I’ve had a personal video recorder (PVR) for about a year now,finding it an invaluable part of a modern lifestyle (to use a tiredcliché). While we watch little TV, the PVR allows us to ensure thatwe’re watching exactly what we want to watch, when we want to watchit. Even if that means that we want to catch Survivor but ourchildren have swimming that night.
Liberated bythe PVR, even when we’re watching a program “live” weintentionally sit down a bit late to enjoy the full luxury offast-forwarding along with the standard rewind functionality. Itreally is television freedom, though I know the fun won’t last, andrestrictive DRM is slowly going to take away all that PVRgiveth.
We’re enjoying it while we can.
…my reality perception device — my brain –regularly tries to rely upon PVR-like functionality in the realworld…
One interesting side-effect of the convenience benefits of aPVR — the user empowerment offering almost time-travel likefunctionality — is that my reality perception device (mybrain) regularly tries to rely upon PVR-like functionality inthe real world. More times than I care to remember, I’ve witnessedsomething while driving or just generally out and about, and I’lltry to mentally grasp how I can rewind the scene so I can point itout to my wife, or so I can focus on a detail I didn’t entirelycatch. Then I remember that I can’t rewind life, but it really isjarring when it happens, and it happens frequently.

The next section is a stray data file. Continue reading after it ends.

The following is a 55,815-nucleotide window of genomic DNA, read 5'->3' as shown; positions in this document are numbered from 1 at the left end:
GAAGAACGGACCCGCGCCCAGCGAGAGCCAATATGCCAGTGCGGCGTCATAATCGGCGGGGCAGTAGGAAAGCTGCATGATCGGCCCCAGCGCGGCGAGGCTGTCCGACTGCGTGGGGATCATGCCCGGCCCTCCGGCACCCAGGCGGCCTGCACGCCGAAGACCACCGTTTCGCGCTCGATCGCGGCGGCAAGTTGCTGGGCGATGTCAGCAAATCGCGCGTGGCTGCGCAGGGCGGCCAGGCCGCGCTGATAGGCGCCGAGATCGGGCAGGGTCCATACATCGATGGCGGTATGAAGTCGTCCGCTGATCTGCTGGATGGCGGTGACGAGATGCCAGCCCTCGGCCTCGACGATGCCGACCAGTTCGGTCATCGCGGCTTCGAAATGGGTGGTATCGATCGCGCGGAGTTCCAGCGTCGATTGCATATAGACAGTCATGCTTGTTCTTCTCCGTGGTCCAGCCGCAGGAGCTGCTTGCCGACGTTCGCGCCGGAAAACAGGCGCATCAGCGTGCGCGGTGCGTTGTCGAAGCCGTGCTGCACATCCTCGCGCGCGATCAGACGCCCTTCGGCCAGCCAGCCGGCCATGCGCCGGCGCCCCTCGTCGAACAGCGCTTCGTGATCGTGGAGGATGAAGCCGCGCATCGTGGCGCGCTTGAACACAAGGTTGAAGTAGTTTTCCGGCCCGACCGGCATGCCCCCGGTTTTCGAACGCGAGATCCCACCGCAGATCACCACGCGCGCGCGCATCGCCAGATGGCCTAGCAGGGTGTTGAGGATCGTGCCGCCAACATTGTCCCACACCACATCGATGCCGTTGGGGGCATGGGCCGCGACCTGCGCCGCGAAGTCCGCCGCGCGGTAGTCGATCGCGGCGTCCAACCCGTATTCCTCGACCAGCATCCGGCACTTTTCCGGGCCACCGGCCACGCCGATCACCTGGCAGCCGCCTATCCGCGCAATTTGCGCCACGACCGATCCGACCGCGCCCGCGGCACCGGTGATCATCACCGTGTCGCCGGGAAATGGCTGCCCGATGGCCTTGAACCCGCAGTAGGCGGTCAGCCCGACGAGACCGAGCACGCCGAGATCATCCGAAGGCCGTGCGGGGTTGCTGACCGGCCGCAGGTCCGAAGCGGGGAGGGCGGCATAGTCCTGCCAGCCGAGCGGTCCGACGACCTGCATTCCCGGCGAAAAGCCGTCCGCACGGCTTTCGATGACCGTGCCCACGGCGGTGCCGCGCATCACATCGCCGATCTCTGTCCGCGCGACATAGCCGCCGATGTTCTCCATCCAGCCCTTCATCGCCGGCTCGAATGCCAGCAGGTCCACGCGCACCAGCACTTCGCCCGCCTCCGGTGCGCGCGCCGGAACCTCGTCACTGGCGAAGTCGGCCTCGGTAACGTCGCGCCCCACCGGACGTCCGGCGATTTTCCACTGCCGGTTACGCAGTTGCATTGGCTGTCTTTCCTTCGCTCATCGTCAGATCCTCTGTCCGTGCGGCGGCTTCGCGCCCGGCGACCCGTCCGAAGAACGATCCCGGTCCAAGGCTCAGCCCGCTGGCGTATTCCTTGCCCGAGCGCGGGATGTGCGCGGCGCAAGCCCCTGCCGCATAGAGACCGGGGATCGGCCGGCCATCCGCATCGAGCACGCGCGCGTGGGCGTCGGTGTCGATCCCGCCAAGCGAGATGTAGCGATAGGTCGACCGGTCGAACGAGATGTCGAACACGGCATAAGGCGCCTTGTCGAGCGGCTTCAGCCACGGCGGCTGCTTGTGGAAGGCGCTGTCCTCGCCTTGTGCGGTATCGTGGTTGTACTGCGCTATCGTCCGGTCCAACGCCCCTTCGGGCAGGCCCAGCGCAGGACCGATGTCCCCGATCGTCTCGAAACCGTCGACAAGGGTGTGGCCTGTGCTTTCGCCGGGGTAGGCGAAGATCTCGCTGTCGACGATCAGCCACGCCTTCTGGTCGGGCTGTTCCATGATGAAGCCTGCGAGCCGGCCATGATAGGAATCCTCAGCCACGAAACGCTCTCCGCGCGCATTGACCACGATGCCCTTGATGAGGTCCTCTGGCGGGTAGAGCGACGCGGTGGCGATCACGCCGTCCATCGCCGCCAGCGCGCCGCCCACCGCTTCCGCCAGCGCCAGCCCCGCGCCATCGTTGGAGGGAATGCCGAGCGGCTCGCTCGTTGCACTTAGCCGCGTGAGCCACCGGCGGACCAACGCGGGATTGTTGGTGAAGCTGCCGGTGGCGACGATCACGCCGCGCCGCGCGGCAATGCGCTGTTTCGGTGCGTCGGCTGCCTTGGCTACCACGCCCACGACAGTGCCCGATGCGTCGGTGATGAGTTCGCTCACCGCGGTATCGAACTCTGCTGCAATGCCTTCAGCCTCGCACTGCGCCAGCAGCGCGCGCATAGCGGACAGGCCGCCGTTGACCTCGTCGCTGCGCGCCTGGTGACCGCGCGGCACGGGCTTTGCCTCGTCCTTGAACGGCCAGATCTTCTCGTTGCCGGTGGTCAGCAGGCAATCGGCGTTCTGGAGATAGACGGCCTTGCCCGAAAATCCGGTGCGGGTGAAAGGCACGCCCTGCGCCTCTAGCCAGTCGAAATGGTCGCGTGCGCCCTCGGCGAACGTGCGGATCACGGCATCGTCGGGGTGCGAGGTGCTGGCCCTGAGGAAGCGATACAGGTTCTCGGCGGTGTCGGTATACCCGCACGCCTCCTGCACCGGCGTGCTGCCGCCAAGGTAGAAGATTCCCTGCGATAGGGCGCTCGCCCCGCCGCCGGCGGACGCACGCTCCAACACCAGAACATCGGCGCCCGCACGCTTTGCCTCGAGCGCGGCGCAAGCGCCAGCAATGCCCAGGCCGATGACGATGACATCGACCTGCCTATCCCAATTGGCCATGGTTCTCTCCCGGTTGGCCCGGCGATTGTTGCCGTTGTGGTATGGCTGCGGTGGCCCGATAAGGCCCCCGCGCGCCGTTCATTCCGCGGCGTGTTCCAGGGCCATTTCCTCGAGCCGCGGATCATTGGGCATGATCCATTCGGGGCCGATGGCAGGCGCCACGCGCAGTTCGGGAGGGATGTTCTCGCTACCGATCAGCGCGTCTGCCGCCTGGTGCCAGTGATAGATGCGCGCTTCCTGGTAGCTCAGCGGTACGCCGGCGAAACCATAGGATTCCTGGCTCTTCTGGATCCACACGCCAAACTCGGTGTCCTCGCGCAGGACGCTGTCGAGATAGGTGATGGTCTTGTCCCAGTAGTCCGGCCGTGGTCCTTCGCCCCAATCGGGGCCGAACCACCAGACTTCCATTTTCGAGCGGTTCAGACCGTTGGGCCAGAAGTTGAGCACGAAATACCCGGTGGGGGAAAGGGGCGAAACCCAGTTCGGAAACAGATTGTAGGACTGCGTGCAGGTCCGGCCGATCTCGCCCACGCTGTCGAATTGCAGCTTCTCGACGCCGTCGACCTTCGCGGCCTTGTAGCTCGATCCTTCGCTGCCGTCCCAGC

I mentioned this to my wife, and it turns out that she’soccasionally experienced the same perception quirk.
I suffer from a chronic case of Tivo Induced Time PerceptionDisorder. Years of MP3, DVD, and VCR use never brought on thisperception change, but something about the liberation of televisionfundamentally infected my brain.